Lucius Shepard's body of work has a unique place in literature, but in his lifetime, and certainly even now as I write this in the same year of his passing, I do not believe he has gotten the recognition he is due. This seems like a strange thing to say about a writer who received awards and nominations from almost the very beginning of his writing career. I don't think I'm the only one who thinks Shepard deserves more. I can relate to this quote from an appreciation by Matthew Cheney, as I remember well how out of reach the price for The Ends of the Earth was for me when I was in college:
"I keep thinking back to a moment of childhood: visiting the Avenue Victor Hugo Bookshop in Boston in the late '80s and paging through the Arkham House hardcover of The Jaguar Hunter, which I couldn't afford to buy. $21.95 was a fortune to me then. I looked at the book and looked at it and looked at it. But that's not why I keep thinking about it. What I keep thinking about is this: A year or two ago [circa 2012], I got a pristine copy of that book for pennies. A price I could have afforded even when I was a kid. A first edition, first printing of a brilliant book that ought to be a collector's item selling for a hundred times what I paid for it. I was happy to get a gift for my inner child, but also deeply angry that I could afford it — that it's not as valuable and scarce as it deserves to be just reminds me of how little valued Lucius's work is in comparison to its quality."
I'd like to think that in the decades to come people will read his work and come to see that Lucius Shepard embodied a genre all to himself. It is not really useful to figure out whether this or that work fit into literary, or fantasy, or SF, or horror, or weird fiction categories. It is and was all these things and more. No box can contain it, despite the fact that Lucius Shepard lived and worked in a publishing business obsessed with boxes.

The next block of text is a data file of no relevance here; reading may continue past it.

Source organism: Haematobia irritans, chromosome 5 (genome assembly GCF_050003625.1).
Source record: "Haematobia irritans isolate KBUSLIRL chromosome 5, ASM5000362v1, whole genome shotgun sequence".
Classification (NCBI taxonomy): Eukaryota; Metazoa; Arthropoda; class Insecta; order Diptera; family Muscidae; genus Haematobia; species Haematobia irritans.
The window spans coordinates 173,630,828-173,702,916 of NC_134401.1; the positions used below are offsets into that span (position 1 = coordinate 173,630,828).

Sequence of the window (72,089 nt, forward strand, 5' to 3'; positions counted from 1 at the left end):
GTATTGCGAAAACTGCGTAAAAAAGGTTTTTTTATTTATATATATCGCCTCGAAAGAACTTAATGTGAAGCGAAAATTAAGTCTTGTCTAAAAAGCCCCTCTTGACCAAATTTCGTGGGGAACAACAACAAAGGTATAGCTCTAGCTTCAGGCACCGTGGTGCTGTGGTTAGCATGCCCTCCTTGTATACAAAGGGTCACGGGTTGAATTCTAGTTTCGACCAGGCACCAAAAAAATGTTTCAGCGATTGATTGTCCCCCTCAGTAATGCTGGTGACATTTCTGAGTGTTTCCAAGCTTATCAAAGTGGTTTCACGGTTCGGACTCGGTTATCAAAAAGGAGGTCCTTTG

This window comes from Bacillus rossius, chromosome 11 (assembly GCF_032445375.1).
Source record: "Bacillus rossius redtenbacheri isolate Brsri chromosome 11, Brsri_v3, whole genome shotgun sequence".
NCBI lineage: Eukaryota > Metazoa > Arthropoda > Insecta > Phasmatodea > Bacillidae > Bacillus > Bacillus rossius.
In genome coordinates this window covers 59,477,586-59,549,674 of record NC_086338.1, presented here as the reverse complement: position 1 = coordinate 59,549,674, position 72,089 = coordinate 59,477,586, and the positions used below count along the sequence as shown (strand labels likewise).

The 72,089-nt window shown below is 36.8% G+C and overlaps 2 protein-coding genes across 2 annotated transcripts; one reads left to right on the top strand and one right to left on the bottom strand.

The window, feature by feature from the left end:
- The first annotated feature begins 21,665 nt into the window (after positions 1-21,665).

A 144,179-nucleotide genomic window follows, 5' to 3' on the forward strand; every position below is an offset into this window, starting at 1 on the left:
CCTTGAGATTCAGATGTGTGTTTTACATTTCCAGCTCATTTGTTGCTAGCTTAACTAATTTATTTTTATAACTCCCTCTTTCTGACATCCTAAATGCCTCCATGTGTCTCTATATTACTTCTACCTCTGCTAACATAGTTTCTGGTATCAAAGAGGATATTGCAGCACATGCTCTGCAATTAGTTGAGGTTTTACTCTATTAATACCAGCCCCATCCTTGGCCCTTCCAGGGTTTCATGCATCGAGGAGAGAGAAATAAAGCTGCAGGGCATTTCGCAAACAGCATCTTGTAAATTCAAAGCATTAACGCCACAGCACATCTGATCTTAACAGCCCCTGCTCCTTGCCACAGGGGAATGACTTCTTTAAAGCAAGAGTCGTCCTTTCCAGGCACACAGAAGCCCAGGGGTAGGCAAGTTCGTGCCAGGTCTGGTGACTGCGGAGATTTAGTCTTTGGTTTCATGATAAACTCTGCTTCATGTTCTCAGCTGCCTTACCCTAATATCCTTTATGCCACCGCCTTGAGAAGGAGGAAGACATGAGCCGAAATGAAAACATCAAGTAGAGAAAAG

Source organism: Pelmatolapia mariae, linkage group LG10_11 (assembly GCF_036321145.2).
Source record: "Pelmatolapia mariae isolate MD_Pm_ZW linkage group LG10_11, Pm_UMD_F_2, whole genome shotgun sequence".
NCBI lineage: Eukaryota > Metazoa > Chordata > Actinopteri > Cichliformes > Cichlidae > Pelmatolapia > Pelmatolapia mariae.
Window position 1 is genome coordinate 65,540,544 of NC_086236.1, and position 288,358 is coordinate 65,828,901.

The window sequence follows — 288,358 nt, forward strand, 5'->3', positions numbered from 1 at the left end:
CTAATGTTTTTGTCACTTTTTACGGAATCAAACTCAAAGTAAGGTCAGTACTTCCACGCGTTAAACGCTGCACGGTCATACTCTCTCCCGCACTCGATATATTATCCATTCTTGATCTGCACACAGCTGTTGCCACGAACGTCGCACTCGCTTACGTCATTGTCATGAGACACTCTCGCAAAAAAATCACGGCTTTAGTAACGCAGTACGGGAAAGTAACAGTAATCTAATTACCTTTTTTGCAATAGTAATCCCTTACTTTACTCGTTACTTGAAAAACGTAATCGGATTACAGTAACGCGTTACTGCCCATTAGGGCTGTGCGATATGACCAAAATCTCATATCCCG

I hope this site can play a small role in bringing about a future where Lucius Shepard has an American Library omnibus edition, where a good bookstore carries a row of matching Lucius Shepard trade paperbacks taking up most of a shelf, where The Golden is made into an HBO vampire mini-series, where maybe even The Dragon Griaule cycle is taught in university courses. (Update: being located in the US, I was slow to notice that Orion in the UK has published an full collection of Lucius Shepard books in contemporary editions.)
Until that day, please find something of Lucius Shepard's that you have not read and read it! He left behind so much work. Better yet, find a nice hardcover limited edition of a Lucius Shepard novella or collection and keep it on your shelf with your most treasured books. At the time I am writing this, it is a crime how under-valued so many fine Lucius Shepard editions are in the secondary market. The bookselling sites are full of bargains. Shepard worked with some of the best publishers, book designers, and artists of his lifetime--Arkham House, Ziesing, PS Publising, Subterranean, often working with JK Potter as illustrator, as well as some other top illustrators. The overall price someone would need to spend to put together a collection of US and UK first editions of Lucius Shepard fiction right now is astoundingly low.
I am coding this site by hand, plain HTML and CSS code--no database or CMS required. If someone can keep this content on the internet after I am gone (hopefully at least a few decades from now), there's no reason it can't live forever, as Luciius Shepard's fiction hopefully will. (All due respect to hyphenated lucius-shepard.com and its contributors; I understand that site was at one time maintained as Lucius Shepard's official website.)
I am happy to have contributions from other Shepard fans. Feel free to email corrections, contributions, or suggestions related to the information on this site to .